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Foreign minister too often left in dark about overseas torture cases, says auditor

In a report released Tuesday, Auditor General Michael Ferguson said consular officials respond quickly to individuals on the ground who make claims, but take too long to 'formally assess the allegations.'

2,452 Canadians arrested while travelling abroad during timeframe of audit

The auditor general has said Global Affairs Canada, which is headed by Foreign Affairs Minister Chrystia Freeland, is slow in informing the minister in writing when a Canadian citizen is being tortured or mistreated in foreign custody. (Chris Young/Canadian Press)

The country's auditor general says Global Affairs Canada is too slow to sound the alarm with the foreign minister and other senior officials when a Canadian citizen is being tortured or mistreated in foreign custody.

In a report released Tuesday, Michael Ferguson said consular officials respond quickly to the individuals on the ground who make the claims, but take too long to "formally assess the allegations," and staff are rarely trained on how to conduct prison visits.

He also said the department has a hit-and-miss record when it comes to responding to routine cases overseas where a Canadian citizen has been detained.

According to the report, 2,452 Canadians were arrested while travelling abroad during the timeframe of the audit. About one-third of them were in the United States.

The review looked at 15 cases where torture or mistreatment had been alleged, but did not specify the countries or identify the individuals.

In each instance, Ferguson said, consular officials found the claims "were serious and credible."

It took "between one and six months for departmental officials to formally assess the allegations," and once officials were satisfied "torture or mistreatment had likely occurred," it took them another 47 days on average to inform the foreign minister in writing.

That is unacceptable, Ferguson wrote.

Auditor General Michael Ferguson released his spring audit Tuesday in Ottawa 0:48

Canadians in foreign custody

The findings are startling, especially in light of the inquiry into the detention and torture of Mahar Arar in Syria in the early 2000s.

"In our view, taking three months or more to advise the minister about whether a Canadian detained abroad is being or has been tortured does not meet the intent of Justice O'Connor's recommendations," said the report.

In 2006, Justice Dennis O'Connor made 23 recommendations to prevent a repeat of the Arar case. Among them was better training for consular officials on how to spot torture abuse.

Ferguson said the training amounts to one hour of instruction and is wholly inadequate.

"It is very general training," Ferguson said. "It does not go into the details of how to conduct prison visits and how to identify signs of mistreatment."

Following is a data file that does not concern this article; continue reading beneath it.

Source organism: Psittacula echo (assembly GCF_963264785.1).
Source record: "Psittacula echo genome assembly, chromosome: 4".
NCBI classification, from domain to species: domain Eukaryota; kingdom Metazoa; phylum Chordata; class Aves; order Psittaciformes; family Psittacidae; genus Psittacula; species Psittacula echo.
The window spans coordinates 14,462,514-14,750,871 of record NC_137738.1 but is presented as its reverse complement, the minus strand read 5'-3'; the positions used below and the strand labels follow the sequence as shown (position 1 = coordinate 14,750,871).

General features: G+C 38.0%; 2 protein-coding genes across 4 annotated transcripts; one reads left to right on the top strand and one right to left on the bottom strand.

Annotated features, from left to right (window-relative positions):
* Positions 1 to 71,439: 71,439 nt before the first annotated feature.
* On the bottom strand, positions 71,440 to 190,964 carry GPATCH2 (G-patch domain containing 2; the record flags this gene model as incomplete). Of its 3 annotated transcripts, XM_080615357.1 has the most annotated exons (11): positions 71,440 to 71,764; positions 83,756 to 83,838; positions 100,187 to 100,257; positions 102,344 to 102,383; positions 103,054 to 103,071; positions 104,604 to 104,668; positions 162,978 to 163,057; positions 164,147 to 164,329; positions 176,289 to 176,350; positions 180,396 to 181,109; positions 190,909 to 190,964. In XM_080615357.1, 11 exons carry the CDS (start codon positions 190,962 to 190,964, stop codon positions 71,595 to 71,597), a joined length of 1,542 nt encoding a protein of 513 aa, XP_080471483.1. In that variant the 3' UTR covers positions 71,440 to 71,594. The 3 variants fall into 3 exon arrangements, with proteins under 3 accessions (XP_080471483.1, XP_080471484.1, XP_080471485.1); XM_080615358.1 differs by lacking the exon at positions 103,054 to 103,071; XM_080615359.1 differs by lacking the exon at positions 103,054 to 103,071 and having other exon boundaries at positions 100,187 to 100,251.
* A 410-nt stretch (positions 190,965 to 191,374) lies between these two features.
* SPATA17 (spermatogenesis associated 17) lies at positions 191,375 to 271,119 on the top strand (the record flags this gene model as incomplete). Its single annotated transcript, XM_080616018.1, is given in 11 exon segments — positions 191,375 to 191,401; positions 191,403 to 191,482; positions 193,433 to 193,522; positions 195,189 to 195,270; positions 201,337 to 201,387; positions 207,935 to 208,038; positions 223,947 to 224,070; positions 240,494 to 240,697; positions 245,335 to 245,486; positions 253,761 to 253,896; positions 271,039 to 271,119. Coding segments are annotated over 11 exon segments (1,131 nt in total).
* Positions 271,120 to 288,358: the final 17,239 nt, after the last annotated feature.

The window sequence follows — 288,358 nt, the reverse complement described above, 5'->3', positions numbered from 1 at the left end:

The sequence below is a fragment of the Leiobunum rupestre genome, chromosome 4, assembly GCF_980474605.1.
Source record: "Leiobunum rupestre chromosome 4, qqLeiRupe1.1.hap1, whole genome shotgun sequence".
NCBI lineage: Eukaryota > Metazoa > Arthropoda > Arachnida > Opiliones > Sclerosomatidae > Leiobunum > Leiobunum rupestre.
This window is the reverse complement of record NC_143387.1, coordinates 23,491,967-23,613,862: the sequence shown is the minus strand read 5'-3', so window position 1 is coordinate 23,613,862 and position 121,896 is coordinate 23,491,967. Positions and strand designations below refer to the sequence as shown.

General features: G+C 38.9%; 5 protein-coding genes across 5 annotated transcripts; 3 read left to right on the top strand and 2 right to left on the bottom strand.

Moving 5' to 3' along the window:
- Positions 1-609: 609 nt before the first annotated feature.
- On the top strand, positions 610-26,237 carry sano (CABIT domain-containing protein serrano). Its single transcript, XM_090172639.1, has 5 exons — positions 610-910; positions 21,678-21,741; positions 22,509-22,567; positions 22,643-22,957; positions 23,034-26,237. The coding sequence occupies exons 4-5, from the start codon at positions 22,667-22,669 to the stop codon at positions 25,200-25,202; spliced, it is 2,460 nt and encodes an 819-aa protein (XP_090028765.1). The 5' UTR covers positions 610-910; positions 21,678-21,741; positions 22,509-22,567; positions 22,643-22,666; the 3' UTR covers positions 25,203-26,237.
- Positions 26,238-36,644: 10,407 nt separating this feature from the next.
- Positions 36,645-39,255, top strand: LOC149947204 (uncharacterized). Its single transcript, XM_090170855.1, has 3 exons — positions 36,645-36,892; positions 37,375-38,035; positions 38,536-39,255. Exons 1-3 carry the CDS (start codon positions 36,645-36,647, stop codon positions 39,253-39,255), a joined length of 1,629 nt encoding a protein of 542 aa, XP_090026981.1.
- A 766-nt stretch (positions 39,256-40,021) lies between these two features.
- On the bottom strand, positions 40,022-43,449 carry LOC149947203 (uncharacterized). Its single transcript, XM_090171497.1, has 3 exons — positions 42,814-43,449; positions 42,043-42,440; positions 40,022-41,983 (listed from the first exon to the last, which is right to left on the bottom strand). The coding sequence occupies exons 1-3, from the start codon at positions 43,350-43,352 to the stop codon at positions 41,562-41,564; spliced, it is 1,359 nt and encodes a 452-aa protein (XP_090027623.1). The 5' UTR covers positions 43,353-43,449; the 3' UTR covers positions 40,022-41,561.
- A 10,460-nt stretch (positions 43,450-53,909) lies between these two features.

As of March 2018, six Canadians are still in foreign custody out of the 15 torture and mistreatment cases examined.

Omar Alghabra, the parliamentary secretary for consular affairs, said the Liberal government agrees with and accepts the auditor's recommendation, but casts blame for the scathing results on the former Conservative government. 

"Our prime minister is personally committed to making sure that no Canadian abroad feels abandoned by his government," he said. "I want to say that Canadians know the previous government was selective in how they offered consular services, with a lack of sense of urgency and selectivity in how they applied it."

He is referring to — among other things — the high-profile case of Abousfian Abdelrazik, who spent the better part of six years trying to get home from Sudan after being wrongly accused of links to terrorism. He was detained and only allowed to come home after a Federal Court judge ordered his return.

Abousfian Abdelrazik is suing the federal government over his detention and alleged torture in Sudan. (Paul Chiasson/Canadian Press)

The audit also looked at a further sample of 190 routine cases, and found that in 110 of them consular officials did not reach out and contact the person within 24 hours of receiving the arrest report.

In fact, Ferguson said his audit found that consular staff often make contact from their desks through either phone or email, rather than visiting the person being detained, as federal policy states.

They are also supposed to maintain contact if the individual is behind bars for more than a week, and that is not happening with any degree of consistency, the auditor said.

"While consular officers are required to contact individuals throughout their imprisonment, we found that after first making contact, some officers waited for detainees to contact the mission again themselves before offering assistance," the report said.

Ferguson did give the department top marks for dealing with consular cases when there is an international crisis, and noted that extra staff are deployed in those cases.

Specifically, he looked at how the department dealt with hurricanes Irma and Maria in September 2017, which cut a vast swath of destruction through 16 countries.

About the Author

Murray Brewster

Defence and security

Murray Brewster is senior defence writer for CBC News, based in Ottawa. He has covered the Canadian military and foreign policy from Parliament Hill for over a decade. Among other assignments, he spent a total of 15 months on the ground covering the Afghan war for The Canadian Press. Prior to that, he covered defence issues and politics for CP in Nova Scotia for 11 years and was bureau chief for Standard Broadcast News in Ottawa.